No Hawaiian vacation is complete without a trip to Maui. “Winter” and “Summer” have no meaning when you have highs in the 80s and lows in the 70s all year. That’s why when it’s cold on the mainland, people flock to HI and a big percentage of them will go to Maui. Lahaina in Maui can see 30,000+ tourists during the season but there’s a lull in tourist traffic from mid-April to early-June and late-August to early-December.
Maui is also called the “Valley Isle” and it’s considered one of the best islands in the USA. Due to the terrain, Maui is full of microclimates. There are two volcanoes on either side of the island; the older one Pu’u Kukui reaches nearly 6,000’ while the younger one, Haleakala, is over 10,000’. Add this elevation to the trade winds and you have a diverse mix of temperatures, clouds, humidity, and rainfall. Be sure to check the forecasts before your trip and specifically look up weather information for any activities you may want to enjoy.
Why is Maui so popular? It has everything one could want in a tropical destination. There’s no way we can cover it all in a quick guide, but here are some highlights.
Water Activities in Maui
There are over 30 beaches on Maui. There’s more snorkeling, windsurfing, surfing, kiteboarding, kitesurfing, fishing, diving, and lounging on the sand that could fit into one lifetime much less one vacation.
However, there’s one water activity that you must fit into your trip—whale watching. Humpback Whales start their migration in Alaska in the autumn and swim down to Maui for the winter. They birth the next generation in the warm waters around Maui and head back north around April. Peak whale watching time is January to March.
Appreciate Nature in Maui
Maui is such a beautiful place that the National Park Service takes reservations to see the sunrise. The Haleakala National Park, home to the Haleakala Observatory, has four places where you can watch a sunrise unlike anything you’d ever see in the mainland.
- Pi’u Ula Ula or Red Hill Summit (10,023’)
- Haleakala Visitor Center (9,740’)
- Kalahaku Overlook (9,324’)
- Leleiwi Overlook (8,840’ with a short hike from the parking lot)
The park service will direct you toward one of the locations. People start entering the park around 3am to catch the sunrise, though you need to plan ahead for the weather and make a reservation.
Iao Valley has a loop hike (0.6 mi.) to a viewing area for the Iao Needle. This is a unique rock formation that’s the height of the Eiffel Tower. There’s a small, but beautiful botanical garden in the park. This park is the site of the Battle of Kepaniwai where Kamehameha I defeated the Maui army in 1790. The hours vary a lot so check with the National Park Service when you’re planning your trip.
If you need to rest your feet after visiting the parks, you can take a drive on the Hana Highway. This is a 64.6 mi. stretch of road that spans 600+ curves and 54 bridges. Give yourself plenty of time to explore this road. Not only is the view from the car absolutely stunning, but there are all sorts of fun activities to do along the route. You can get a tour on CD to listen to while driving and you’ll want to start early to get going before the crowds.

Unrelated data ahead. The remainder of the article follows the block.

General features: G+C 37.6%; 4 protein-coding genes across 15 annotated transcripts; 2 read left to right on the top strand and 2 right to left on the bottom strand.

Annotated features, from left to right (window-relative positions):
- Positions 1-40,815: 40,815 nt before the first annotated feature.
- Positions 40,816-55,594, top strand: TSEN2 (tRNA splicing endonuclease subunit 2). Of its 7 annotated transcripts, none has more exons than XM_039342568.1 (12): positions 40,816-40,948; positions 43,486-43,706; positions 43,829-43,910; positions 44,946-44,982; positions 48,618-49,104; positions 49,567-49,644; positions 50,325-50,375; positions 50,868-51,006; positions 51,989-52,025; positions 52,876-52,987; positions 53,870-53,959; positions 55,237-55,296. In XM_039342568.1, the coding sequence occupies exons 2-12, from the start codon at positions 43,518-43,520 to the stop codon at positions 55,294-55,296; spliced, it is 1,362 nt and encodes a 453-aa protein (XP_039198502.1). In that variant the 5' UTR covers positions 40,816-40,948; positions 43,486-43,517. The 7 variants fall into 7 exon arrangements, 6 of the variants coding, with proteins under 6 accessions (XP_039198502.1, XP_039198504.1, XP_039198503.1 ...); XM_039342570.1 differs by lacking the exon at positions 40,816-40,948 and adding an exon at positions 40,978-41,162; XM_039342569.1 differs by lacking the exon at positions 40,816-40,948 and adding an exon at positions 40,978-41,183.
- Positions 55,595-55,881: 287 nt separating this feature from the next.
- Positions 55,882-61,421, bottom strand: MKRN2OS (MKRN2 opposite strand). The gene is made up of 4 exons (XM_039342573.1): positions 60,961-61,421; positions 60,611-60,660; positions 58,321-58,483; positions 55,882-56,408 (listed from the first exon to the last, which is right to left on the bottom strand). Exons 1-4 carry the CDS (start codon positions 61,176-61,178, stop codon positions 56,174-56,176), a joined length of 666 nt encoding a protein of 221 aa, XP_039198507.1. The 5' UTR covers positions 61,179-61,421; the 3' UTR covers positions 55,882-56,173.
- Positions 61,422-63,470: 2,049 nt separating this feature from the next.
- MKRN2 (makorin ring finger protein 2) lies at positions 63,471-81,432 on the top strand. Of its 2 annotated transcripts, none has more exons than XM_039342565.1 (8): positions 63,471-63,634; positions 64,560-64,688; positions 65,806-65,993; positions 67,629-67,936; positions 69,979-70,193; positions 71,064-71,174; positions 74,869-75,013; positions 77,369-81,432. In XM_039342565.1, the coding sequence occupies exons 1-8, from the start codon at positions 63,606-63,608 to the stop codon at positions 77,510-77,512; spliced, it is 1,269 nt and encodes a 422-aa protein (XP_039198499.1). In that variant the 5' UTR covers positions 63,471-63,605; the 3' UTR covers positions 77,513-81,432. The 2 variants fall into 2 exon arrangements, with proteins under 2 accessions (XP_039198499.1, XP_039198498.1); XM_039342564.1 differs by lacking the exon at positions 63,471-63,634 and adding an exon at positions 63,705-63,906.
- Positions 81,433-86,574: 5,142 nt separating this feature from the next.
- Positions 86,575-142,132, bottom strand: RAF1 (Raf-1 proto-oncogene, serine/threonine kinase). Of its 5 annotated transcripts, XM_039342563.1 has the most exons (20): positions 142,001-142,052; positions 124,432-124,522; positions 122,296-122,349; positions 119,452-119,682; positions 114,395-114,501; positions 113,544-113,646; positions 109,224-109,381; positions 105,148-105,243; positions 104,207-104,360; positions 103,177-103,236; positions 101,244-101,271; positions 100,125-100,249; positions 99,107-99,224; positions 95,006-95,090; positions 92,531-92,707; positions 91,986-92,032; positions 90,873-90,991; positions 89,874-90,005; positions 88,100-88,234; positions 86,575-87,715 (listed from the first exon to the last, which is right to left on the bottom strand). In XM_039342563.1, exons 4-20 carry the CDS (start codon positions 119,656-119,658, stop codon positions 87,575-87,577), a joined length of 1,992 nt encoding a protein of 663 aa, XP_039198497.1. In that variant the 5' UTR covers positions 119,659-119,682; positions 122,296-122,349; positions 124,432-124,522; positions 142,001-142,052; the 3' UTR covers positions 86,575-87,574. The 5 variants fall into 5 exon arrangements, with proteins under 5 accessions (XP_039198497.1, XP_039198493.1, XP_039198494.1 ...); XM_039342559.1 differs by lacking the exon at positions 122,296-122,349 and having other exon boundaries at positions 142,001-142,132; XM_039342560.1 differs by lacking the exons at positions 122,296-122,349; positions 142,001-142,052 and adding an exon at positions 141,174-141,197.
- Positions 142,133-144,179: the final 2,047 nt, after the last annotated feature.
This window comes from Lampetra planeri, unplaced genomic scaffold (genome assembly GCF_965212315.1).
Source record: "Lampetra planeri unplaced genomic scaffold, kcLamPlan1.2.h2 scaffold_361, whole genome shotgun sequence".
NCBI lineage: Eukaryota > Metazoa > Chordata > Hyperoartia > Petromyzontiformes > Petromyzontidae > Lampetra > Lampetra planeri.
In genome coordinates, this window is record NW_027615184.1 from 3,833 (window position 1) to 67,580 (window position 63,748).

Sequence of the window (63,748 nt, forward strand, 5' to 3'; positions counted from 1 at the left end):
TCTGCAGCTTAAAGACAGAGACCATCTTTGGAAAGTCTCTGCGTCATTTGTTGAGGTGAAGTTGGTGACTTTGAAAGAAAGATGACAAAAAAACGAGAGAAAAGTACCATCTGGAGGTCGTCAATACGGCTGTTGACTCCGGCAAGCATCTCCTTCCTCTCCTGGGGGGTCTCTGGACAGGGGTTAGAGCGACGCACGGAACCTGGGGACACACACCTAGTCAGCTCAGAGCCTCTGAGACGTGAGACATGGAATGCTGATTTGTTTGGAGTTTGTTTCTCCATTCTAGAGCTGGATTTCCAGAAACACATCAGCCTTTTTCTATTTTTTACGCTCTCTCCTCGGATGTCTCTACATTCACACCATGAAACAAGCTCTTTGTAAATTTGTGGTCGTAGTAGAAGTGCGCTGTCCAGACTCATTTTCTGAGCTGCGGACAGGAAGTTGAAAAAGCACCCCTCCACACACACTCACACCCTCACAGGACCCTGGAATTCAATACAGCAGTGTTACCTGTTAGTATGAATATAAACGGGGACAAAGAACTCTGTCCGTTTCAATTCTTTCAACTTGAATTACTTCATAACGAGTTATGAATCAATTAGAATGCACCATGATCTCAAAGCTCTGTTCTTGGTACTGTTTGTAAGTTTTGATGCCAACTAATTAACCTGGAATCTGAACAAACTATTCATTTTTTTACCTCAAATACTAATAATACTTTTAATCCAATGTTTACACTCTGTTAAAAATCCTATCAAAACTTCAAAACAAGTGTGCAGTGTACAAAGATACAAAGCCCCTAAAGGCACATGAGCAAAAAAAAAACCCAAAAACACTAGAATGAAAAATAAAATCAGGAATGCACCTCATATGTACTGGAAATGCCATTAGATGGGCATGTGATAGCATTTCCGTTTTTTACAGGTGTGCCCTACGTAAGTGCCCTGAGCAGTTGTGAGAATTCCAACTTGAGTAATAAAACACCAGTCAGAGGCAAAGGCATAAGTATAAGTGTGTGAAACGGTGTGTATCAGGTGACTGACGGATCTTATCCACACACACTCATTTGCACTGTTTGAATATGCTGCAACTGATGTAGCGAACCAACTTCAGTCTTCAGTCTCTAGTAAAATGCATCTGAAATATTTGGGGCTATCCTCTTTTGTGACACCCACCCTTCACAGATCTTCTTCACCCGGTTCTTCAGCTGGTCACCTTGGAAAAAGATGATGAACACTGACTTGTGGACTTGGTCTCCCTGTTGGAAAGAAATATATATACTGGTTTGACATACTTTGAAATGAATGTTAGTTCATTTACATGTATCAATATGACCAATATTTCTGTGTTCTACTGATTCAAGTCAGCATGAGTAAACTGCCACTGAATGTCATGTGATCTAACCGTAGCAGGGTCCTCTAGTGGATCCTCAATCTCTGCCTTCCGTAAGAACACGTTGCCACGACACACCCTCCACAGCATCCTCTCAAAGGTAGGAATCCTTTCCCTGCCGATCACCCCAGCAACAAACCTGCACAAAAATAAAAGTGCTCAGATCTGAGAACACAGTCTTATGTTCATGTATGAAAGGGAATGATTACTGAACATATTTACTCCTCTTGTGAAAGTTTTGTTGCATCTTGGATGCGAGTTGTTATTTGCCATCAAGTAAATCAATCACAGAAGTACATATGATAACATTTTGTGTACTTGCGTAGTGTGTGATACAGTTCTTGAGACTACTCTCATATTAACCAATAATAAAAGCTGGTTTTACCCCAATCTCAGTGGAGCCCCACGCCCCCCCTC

Here are some tips to exploring the Hana Highway:
- Check the road conditions & weather
- Bring hiking boots
- Bring rain gear and/or towels
- Bring bug spray
- Consider renting a convertible car
- Bring sunblock
- Start with a full tank of gas. (No gas stations in the 45 mi. between Paia and Hana)
- Plan to get lunch at a farmer’s market on the route
- Stay alert and switch drivers often
Explore Hawaiian History in Maui
Lahaina is one of the more popular destinations in Maui. The historic district has buildings from the 1800s and the town has the largest banyan tree in the USA. Divers appreciate Lahaina because the Carthaginian II was sunk off the coast for divers and submarine tourism. It’s the heart of whale watching in Maui. Every year on the summer solstice, visitors can experience the Lahaina Noon where the sun is directly overhead and straight-standing objects cast no shadows.
You can also learn more about the Hawaiian culture by visiting coffee farms for seed-to-cup tours and visit craft breweries and vodka distilleries to learn how local crops create their products and, of course, sample them too!
There are more things to do on a vacation in Maui than we could ever mention in an article. There’s too much to see and so much to experience! Fair warning: you may have to take a second vacation to Maui.
The whales won’t wait for you! Book your vacation today, and check out our Vacation Planning Resource Center for information to guide you on your next trip!
- Maui Street Guitar Festival (April)
- Maui Film Festival (June)
- Aloha Festivals (September)
- Sunrise on Haleakala
- Brewery Tours
- Halloween in Lahaina (October)